Vivre la différence!
I remember my professor saying that the science of genetics would not exist if all humans had the same genetic information.
These days, we measure genetic information in terms of the pairs of bases that make up the double stranded DNA molecules.
What is DNA and why does it matter?
DNA is a chemical found within chromosomes, in each of our cells.
There is an identical copy of the DNA in each cell. It was brought together when your father’s sperm fertilised your mother’s egg.
There are 3 billion pairs of DNA bases in each of your reproductive cells, organised into 23 chromosomes.
There are twice as many pairs of DNA bases in the other cells of your body. This because you receive DNA from you father (through his sperm) and your mother (in her egg).
These cells have 46 chromosomes, made up of 23 pairs.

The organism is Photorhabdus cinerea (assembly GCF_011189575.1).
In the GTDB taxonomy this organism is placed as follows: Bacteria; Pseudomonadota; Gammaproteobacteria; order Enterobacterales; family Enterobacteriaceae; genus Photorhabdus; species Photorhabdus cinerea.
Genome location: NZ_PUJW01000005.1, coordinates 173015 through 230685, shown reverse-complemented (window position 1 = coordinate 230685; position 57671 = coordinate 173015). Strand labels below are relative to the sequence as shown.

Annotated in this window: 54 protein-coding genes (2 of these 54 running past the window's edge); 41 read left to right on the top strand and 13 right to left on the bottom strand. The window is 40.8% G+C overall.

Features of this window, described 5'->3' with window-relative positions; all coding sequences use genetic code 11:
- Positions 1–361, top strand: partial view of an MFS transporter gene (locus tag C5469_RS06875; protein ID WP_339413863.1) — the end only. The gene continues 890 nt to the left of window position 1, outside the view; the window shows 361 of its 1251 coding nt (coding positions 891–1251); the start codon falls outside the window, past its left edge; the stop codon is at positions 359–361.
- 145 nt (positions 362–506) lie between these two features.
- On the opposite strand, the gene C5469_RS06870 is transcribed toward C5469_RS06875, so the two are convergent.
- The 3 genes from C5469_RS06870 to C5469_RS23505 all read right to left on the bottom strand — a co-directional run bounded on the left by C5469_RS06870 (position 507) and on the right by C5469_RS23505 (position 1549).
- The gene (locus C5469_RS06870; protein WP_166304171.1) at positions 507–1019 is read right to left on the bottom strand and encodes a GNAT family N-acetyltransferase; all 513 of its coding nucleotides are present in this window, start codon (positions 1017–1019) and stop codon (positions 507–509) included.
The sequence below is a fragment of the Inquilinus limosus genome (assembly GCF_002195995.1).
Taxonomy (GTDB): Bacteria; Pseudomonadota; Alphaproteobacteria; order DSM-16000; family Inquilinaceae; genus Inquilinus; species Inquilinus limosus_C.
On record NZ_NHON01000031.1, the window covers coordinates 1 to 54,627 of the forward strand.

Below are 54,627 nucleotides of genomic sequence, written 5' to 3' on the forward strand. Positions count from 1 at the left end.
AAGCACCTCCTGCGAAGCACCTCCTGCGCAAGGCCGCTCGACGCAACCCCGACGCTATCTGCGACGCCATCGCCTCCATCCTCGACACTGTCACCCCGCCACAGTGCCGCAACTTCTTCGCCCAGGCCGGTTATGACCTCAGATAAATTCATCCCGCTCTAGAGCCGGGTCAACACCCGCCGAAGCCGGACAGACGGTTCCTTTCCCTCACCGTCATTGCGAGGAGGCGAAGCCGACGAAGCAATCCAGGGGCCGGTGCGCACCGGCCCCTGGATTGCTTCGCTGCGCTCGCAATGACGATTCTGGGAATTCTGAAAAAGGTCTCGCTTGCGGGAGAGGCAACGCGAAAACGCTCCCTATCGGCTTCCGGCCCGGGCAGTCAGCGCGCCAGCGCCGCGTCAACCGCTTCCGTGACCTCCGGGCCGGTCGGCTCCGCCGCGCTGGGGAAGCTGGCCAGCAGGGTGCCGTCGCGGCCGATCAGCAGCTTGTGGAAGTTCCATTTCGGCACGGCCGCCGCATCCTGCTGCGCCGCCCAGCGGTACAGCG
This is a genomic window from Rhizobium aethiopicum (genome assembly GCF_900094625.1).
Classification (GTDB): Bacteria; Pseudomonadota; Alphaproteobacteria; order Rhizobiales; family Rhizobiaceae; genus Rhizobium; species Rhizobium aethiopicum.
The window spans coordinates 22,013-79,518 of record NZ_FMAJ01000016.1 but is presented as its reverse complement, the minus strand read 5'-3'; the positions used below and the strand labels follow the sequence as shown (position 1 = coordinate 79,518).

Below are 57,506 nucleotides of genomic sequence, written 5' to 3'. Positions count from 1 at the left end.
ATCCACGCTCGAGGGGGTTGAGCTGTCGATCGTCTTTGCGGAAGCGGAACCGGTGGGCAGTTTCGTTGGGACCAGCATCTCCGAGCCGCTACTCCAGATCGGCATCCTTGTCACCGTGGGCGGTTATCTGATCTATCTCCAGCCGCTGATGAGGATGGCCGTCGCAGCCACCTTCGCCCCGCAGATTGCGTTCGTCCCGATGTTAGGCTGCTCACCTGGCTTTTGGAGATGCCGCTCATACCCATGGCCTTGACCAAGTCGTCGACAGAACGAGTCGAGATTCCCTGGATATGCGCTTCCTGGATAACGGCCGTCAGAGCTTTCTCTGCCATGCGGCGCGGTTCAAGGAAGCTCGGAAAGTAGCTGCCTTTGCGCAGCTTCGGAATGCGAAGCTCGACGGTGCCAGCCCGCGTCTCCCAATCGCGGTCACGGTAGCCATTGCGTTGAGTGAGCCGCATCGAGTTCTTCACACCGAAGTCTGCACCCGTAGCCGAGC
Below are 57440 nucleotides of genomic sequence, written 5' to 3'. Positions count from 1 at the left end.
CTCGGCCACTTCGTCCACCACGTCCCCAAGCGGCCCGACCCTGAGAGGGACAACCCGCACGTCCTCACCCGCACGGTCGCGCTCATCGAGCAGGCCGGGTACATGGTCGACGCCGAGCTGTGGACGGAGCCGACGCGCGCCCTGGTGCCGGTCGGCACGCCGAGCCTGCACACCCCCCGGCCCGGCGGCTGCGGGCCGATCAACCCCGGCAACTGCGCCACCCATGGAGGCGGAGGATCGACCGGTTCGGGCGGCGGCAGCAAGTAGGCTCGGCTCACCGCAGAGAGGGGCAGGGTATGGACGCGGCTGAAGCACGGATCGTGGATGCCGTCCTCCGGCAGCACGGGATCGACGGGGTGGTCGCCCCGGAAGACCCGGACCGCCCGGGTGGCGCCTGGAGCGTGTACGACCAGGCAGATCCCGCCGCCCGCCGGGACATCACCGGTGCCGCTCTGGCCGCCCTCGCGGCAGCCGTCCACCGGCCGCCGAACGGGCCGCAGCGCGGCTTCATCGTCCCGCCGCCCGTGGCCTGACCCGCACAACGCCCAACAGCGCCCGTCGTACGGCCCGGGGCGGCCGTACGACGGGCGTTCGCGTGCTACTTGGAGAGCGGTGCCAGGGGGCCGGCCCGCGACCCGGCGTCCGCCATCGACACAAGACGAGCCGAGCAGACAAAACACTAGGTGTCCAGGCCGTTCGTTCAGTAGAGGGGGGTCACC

Most of the DNA bases are the same in everyone. This should not surprise us.
DNA helps the cells to produce the proteins needed to keep us alive.
Our bodies work in much the same way, so we would expect the DNA bases involved in keeping us alive to be the same, too.
Geneticists can only study the 3 million DNA base pairs that differ between us. This is only 0.001% of the total number of base pairs.
Between and within
When geneticists say that a characteristic like height is about 75% genetic and 25% environmental, they are talking about differences in height between individuals in a population.
(In this case, a sample of adult females from Finland.)
They are NOT talking about the relative importance of genes and the environment in the development of your individual height.
The emerging science of epigenetics now allows scientists to study changes in how our cells use our DNA across our lifetimes.
They still study differences, but this time they are changes that occur within us as we grow and develop.
Studies like this are important, but they are relatively new.
So, our first tool for clear thinking is that:
#T01 ‘geneticists usually study differences between people and not within them.’
We always need to check exactly what geneticists are talking about, when they present their evidence and we must not confuse ‘between’ and ‘within’.